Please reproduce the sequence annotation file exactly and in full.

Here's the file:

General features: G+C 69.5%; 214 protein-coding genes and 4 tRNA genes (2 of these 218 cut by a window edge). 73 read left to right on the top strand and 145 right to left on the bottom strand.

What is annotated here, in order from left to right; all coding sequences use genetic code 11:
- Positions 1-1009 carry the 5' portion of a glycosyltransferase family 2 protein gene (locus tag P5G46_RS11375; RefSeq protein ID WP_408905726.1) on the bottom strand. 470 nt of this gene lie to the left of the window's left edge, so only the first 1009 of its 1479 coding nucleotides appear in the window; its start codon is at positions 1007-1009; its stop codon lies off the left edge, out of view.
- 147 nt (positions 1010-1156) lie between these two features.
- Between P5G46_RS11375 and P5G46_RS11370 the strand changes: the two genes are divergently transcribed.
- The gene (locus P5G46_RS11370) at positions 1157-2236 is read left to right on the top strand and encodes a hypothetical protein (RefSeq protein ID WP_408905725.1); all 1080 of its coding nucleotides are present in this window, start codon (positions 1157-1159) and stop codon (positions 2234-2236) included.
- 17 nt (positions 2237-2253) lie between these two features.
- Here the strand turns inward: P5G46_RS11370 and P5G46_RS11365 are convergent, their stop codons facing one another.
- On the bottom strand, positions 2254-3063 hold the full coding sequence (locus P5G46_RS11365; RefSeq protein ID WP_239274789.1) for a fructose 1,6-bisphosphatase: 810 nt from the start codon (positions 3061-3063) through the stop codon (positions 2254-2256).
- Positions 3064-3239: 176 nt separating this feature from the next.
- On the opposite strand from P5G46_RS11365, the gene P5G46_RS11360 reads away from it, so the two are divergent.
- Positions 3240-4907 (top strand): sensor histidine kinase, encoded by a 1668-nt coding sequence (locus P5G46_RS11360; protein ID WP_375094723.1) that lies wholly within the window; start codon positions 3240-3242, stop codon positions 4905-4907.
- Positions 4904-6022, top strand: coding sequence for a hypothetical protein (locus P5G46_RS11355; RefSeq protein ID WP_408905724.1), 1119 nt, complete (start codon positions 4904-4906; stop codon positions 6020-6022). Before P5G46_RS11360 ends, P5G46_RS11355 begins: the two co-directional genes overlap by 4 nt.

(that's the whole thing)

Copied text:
General features: G+C 69.5%; 214 protein-coding genes and 4 tRNA genes (2 of these 218 cut by a window edge). 73 read left to right on the top strand and 145 right to left on the bottom strand.

What is annotated here, in order from left to right; all coding sequences use genetic code 11:
- Positions 1-1009 carry the 5' portion of a glycosyltransferase family 2 protein gene (locus tag P5G46_RS11375; RefSeq protein ID WP_408905726.1) on the bottom strand. 470 nt of this gene lie to the left of the window's left edge, so only the first 1009 of its 1479 coding nucleotides appear in the window; its start codon is at positions 1007-1009; its stop codon lies off the left edge, out of view.
- 147 nt (positions 1010-1156) lie between these two features.
- Between P5G46_RS11375 and P5G46_RS11370 the strand changes: the two genes are divergently transcribed.
- The gene (locus P5G46_RS11370) at positions 1157-2236 is read left to right on the top strand and encodes a hypothetical protein (RefSeq protein ID WP_408905725.1); all 1080 of its coding nucleotides are present in this window, start codon (positions 1157-1159) and stop codon (positions 2234-2236) included.
- 17 nt (positions 2237-2253) lie between these two features.
- Here the strand turns inward: P5G46_RS11370 and P5G46_RS11365 are convergent, their stop codons facing one another.
- On the bottom strand, positions 2254-3063 hold the full coding sequence (locus P5G46_RS11365; RefSeq protein ID WP_239274789.1) for a fructose 1,6-bisphosphatase: 810 nt from the start codon (positions 3061-3063) through the stop codon (positions 2254-2256).
- Positions 3064-3239: 176 nt separating this feature from the next.
- On the opposite strand from P5G46_RS11365, the gene P5G46_RS11360 reads away from it, so the two are divergent.
- Positions 3240-4907 (top strand): sensor histidine kinase, encoded by a 1668-nt coding sequence (locus P5G46_RS11360; protein ID WP_375094723.1) that lies wholly within the window; start codon positions 3240-3242, stop codon positions 4905-4907.
- Positions 4904-6022, top strand: coding sequence for a hypothetical protein (locus P5G46_RS11355; RefSeq protein ID WP_408905724.1), 1119 nt, complete (start codon positions 4904-4906; stop codon positions 6020-6022). Before P5G46_RS11360 ends, P5G46_RS11355 begins: the two co-directional genes overlap by 4 nt.